- Extend the investment tax credit (ITC) for solar at 30% through 2024, and then phase-down over two years to 10% thereafter;
- Modify the ITC for geothermal to match the credit timeline for solar energy property with a two year phasedown to 10% thereafter;
- Extend the ITC for fiber-optic solar equipment, fuel cell property, microturbine property, combined heat and power property, and small wind energy property at 30% through the end of 2024 and then phase-down to 22% by 2026;
- Expand the ITC to include energy storage technology, waste energy recovery property, qualified biogas property, and linear generators at 30% through the end of 2024 and then phase-down to 22% in 2026.
- Exempt offshore wind facilities that elect into the ITC rather than the PTC from reductions in the credit from the onshore wind facility phase-out;
- Extend certain energy and energy efficiency tax provisions for individuals, including the Sec. 25C nonbusiness energy property credit, the Sec. 179D energy efficient commercial buildings deduction, and the Sec. 45L new energy efficient home credit.
The GREEN Act is supported by the Alliance to Save Energy, American Biogas Council, American Council on Renewable Energy, American Public Power Association, American Wind Energy Association, Baseload Power Association, Biomass Power Association, Citizens’ Climate Lobby, Electric Drive Transportation Association, Energy Storage Association, Environmental Defense Fund, Fuel Cell and Hydrogen Energy Association, League of Conservation Voters, National Hydropower Association, National Resource Defense Council, National Wildlife Federation, Sierra Club, Solar Energy Industries Association, Union of Concerned Scientists, and U.S. Green Building Council.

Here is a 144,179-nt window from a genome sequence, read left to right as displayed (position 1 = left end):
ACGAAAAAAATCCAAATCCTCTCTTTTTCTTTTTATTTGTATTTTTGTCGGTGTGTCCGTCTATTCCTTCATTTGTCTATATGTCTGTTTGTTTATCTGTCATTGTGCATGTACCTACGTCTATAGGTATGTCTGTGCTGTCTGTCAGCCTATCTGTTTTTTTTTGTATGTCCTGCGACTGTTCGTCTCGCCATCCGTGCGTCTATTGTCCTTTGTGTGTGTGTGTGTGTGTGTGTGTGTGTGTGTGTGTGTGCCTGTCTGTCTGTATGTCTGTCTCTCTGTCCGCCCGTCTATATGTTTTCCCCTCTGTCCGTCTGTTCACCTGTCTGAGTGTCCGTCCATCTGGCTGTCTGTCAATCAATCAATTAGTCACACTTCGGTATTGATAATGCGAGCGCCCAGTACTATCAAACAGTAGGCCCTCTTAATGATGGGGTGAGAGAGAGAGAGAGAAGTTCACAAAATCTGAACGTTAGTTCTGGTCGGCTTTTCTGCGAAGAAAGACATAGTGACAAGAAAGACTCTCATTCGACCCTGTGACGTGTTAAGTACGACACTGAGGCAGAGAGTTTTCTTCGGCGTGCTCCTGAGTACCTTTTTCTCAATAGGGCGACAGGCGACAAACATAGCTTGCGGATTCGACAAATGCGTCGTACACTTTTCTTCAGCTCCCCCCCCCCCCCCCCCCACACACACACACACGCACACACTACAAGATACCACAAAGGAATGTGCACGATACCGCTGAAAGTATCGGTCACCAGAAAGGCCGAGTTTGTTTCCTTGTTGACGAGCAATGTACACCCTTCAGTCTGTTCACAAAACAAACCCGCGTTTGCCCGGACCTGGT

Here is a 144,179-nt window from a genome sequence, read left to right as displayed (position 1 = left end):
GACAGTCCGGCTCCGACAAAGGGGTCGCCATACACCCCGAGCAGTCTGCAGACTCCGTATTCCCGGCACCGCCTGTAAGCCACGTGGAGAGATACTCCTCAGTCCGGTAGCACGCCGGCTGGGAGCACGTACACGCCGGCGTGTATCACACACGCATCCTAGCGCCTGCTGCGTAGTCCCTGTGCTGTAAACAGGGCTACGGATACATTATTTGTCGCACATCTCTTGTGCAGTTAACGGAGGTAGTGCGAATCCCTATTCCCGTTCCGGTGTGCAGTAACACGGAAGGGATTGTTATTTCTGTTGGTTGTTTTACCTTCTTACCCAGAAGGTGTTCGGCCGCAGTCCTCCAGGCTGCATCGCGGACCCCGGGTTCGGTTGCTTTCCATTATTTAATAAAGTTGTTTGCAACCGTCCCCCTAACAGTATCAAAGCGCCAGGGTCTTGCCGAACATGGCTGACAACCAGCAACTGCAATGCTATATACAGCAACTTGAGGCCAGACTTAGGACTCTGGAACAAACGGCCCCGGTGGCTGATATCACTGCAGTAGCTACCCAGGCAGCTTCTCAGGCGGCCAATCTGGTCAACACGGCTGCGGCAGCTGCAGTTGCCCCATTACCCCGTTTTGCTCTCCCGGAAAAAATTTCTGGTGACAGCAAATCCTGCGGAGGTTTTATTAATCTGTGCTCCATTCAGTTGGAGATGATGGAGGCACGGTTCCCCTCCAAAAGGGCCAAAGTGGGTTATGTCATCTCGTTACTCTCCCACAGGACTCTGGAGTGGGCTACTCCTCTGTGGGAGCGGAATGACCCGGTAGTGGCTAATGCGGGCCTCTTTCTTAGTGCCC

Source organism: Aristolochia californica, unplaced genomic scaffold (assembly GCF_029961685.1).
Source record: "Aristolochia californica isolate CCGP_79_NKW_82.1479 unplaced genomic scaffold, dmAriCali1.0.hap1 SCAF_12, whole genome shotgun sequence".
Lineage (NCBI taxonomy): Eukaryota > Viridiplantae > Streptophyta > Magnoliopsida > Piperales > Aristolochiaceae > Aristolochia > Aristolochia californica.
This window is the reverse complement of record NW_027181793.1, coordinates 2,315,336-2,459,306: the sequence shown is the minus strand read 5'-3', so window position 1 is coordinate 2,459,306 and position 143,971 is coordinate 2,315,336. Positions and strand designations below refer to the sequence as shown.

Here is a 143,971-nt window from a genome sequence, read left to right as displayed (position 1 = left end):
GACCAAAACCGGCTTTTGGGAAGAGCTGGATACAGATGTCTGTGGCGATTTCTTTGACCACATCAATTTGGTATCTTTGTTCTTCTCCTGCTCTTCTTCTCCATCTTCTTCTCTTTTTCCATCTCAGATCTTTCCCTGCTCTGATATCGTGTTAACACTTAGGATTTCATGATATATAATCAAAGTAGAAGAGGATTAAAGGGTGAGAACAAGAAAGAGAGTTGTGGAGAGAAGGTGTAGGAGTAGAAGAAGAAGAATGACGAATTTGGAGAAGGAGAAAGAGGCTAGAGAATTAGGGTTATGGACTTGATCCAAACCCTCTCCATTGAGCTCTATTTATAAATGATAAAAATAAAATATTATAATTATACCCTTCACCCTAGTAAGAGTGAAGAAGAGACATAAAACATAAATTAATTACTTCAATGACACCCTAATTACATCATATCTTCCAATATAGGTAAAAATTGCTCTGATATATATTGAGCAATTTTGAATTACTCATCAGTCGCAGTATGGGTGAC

While action on this legislation is possible in 2019, Congress is more likely to take action in 2020.
A section-by-section summary of the GREEN Act is located here, and the discussion draft is located here.
Other New Energy Legislation
A number of energy bills were introduced in November:
- Nuclear Waste Policy Amendments Act (S. 2917), a bill introduced by Sen. Barrasso (R-WY) that would provide for reforms to the nation’s nuclear waste management policy to ensure the federal government’s legal obligations to dispose of spent nuclear fuel and high-level waste are fulfilled. The House version of the bill (H.R. 2699) was introduced by Rep. McNerney (D-CA) and approved by the House Energy & Commerce Committee last month.
- Growing Renewable Energy through Existing and New Environmentally Responsible Fuels Act (H.R. 5113 and S. 2873), a bill introduced by Rep. Welch (D-VT) and Sen. Udall (D-NM) that would reform the renewable fuel program.
- A House resolution introduced by Rep. Neguse (D-CA) that encourages the Architect of the Capitol to transition to the exclusive use of electricity derived from renewable energy sources to power the United States Capitol complex by 2032.
- Making Pipelines Accountable to Consumers and Taxpayers (MPACT) Act (S. 2771), a bill introduced by Sen. Blumenthal (D-CT) to amend the Natural Gas Act to protect consumers from excessive rates.